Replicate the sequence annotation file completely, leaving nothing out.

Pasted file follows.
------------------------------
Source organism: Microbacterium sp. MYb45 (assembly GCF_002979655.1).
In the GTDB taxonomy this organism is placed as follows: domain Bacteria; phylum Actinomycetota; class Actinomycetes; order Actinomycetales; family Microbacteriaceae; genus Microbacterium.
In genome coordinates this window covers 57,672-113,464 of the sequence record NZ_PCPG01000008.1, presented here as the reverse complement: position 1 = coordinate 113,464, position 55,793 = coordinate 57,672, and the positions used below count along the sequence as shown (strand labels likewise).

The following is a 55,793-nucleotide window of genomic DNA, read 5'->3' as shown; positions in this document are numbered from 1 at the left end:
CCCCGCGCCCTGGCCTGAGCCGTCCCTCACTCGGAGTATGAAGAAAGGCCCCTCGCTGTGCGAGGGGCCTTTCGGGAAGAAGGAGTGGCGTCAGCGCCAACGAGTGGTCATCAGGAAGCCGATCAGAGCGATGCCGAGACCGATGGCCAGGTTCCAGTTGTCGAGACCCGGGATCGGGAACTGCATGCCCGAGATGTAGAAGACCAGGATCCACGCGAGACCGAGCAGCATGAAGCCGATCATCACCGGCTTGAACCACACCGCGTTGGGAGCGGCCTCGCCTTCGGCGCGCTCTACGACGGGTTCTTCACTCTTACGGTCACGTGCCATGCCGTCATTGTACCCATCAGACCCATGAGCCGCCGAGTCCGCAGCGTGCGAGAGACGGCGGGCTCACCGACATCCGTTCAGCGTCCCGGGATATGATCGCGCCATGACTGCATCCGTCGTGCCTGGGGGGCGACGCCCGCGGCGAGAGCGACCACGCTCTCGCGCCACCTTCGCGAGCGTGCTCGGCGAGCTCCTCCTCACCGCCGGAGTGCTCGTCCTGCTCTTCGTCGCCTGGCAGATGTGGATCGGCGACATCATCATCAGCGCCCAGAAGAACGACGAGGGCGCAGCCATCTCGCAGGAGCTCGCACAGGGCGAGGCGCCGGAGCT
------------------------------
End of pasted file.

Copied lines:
Source organism: Microbacterium sp. MYb45 (assembly GCF_002979655.1).
In the GTDB taxonomy this organism is placed as follows: domain Bacteria; phylum Actinomycetota; class Actinomycetes; order Actinomycetales; family Microbacteriaceae; genus Microbacterium.
In genome coordinates this window covers 57,672-113,464 of the sequence record NZ_PCPG01000008.1, presented here as the reverse complement: position 1 = coordinate 113,464, position 55,793 = coordinate 57,672, and the positions used below count along the sequence as shown (strand labels likewise).

The following is a 55,793-nucleotide window of genomic DNA, read 5'->3' as shown; positions in this document are numbered from 1 at the left end:
CCCCGCGCCCTGGCCTGAGCCGTCCCTCACTCGGAGTATGAAGAAAGGCCCCTCGCTGTGCGAGGGGCCTTTCGGGAAGAAGGAGTGGCGTCAGCGCCAACGAGTGGTCATCAGGAAGCCGATCAGAGCGATGCCGAGACCGATGGCCAGGTTCCAGTTGTCGAGACCCGGGATCGGGAACTGCATGCCCGAGATGTAGAAGACCAGGATCCACGCGAGACCGAGCAGCATGAAGCCGATCATCACCGGCTTGAACCACACCGCGTTGGGAGCGGCCTCGCCTTCGGCGCGCTCTACGACGGGTTCTTCACTCTTACGGTCACGTGCCATGCCGTCATTGTACCCATCAGACCCATGAGCCGCCGAGTCCGCAGCGTGCGAGAGACGGCGGGCTCACCGACATCCGTTCAGCGTCCCGGGATATGATCGCGCCATGACTGCATCCGTCGTGCCTGGGGGGCGACGCCCGCGGCGAGAGCGACCACGCTCTCGCGCCACCTTCGCGAGCGTGCTCGGCGAGCTCCTCCTCACCGCCGGAGTGCTCGTCCTGCTCTTCGTCGCCTGGCAGATGTGGATCGGCGACATCATCATCAGCGCCCAGAAGAACGACGAGGGCGCAGCCATCTCGCAGGAGCTCGCACAGGGCGAGGCGCCGGAGCT